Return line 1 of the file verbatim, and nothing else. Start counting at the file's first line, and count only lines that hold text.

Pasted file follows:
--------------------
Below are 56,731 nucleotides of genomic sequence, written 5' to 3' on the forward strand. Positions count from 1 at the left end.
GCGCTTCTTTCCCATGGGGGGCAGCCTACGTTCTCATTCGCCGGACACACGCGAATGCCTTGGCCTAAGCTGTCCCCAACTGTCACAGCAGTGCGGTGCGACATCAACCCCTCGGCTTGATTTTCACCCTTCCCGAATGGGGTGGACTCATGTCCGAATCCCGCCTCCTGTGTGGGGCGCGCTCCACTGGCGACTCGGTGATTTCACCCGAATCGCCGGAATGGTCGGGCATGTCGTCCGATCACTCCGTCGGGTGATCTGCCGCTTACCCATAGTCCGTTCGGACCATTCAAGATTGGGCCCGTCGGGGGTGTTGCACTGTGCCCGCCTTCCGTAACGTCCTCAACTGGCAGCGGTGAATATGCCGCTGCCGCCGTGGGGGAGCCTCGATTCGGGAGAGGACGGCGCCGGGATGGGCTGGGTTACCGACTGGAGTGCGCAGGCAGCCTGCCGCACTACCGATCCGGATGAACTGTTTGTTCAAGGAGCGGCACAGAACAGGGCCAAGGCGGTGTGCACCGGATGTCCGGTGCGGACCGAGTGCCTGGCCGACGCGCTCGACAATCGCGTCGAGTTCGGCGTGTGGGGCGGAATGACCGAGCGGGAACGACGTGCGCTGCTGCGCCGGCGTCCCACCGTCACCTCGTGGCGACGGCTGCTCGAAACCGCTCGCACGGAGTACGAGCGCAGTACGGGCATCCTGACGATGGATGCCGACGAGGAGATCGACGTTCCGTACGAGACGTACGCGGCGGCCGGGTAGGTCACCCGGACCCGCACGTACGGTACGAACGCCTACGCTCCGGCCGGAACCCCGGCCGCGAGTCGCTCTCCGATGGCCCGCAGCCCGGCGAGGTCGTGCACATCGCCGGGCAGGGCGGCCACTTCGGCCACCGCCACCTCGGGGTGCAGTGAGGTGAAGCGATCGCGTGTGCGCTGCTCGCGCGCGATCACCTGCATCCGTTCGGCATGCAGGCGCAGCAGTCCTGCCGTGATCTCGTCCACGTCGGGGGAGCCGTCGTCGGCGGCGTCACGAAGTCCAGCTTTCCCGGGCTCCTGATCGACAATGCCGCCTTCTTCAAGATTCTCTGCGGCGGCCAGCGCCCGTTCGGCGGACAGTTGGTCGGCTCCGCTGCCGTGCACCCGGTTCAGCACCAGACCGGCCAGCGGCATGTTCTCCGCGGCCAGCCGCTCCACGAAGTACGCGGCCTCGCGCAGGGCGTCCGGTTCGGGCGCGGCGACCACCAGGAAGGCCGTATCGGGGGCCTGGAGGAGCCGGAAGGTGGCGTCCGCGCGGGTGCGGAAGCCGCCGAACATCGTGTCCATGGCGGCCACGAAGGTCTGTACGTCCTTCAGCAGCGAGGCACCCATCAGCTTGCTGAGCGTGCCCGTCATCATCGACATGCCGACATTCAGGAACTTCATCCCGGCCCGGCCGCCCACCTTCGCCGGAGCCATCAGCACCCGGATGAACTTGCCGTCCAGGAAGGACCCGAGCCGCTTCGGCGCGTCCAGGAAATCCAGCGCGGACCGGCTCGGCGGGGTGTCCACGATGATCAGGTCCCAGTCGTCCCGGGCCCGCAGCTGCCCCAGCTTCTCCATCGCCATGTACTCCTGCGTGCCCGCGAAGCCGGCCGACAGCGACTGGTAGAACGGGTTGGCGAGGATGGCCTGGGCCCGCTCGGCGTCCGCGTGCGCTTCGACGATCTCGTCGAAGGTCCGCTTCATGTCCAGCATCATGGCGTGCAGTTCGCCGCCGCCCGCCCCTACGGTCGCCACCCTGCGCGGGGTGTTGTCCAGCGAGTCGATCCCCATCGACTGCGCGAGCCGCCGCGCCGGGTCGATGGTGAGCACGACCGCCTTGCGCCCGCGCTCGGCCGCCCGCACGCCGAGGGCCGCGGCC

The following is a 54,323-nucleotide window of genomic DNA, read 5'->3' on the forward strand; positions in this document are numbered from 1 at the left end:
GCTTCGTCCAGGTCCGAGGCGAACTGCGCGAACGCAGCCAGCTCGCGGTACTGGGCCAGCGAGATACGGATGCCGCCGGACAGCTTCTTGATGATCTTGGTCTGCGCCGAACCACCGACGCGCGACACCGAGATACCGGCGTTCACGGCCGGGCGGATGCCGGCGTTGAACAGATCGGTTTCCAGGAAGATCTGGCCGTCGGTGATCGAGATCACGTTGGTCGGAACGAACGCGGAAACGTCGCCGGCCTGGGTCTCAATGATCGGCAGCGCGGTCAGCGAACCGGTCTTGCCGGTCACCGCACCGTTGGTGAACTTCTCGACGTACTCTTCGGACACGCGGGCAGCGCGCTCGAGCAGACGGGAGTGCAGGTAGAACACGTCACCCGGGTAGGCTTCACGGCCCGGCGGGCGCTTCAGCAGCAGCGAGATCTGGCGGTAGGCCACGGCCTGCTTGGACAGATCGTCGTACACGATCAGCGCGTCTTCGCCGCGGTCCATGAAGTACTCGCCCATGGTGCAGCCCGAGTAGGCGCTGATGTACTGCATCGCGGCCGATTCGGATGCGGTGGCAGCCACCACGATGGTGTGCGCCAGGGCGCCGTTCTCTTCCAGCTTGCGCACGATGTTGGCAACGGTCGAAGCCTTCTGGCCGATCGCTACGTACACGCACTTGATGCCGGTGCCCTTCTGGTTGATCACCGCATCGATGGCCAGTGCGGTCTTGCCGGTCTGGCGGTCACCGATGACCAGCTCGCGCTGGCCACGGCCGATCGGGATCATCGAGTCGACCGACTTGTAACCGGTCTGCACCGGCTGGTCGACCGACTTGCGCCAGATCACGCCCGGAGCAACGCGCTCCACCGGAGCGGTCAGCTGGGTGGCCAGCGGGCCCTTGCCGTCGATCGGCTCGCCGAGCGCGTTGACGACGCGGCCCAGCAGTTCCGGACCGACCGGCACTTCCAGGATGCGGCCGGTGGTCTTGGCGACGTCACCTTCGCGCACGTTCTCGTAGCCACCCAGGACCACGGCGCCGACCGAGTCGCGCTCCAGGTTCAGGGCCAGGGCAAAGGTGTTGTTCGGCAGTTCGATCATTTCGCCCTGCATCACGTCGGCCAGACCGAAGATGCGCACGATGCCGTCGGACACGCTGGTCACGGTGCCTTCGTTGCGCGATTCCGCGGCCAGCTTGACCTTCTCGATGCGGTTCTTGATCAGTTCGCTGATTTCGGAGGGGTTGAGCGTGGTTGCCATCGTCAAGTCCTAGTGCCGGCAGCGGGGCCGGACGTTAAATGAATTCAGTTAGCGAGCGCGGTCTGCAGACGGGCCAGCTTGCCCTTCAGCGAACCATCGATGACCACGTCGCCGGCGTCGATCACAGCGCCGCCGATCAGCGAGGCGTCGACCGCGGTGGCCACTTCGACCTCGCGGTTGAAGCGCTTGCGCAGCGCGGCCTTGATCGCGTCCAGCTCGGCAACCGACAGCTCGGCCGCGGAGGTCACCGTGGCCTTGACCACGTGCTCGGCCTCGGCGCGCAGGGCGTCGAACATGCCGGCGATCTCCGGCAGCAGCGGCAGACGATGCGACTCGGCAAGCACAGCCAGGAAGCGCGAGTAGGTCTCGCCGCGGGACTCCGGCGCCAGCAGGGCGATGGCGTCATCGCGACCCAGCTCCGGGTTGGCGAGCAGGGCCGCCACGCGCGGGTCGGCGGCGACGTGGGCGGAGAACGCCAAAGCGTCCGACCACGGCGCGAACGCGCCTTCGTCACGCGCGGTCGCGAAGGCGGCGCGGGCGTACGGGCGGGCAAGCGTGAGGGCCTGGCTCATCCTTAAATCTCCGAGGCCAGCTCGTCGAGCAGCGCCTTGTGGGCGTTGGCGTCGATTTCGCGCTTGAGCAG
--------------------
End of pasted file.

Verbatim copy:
Below are 56,731 nucleotides of genomic sequence, written 5' to 3' on the forward strand. Positions count from 1 at the left end.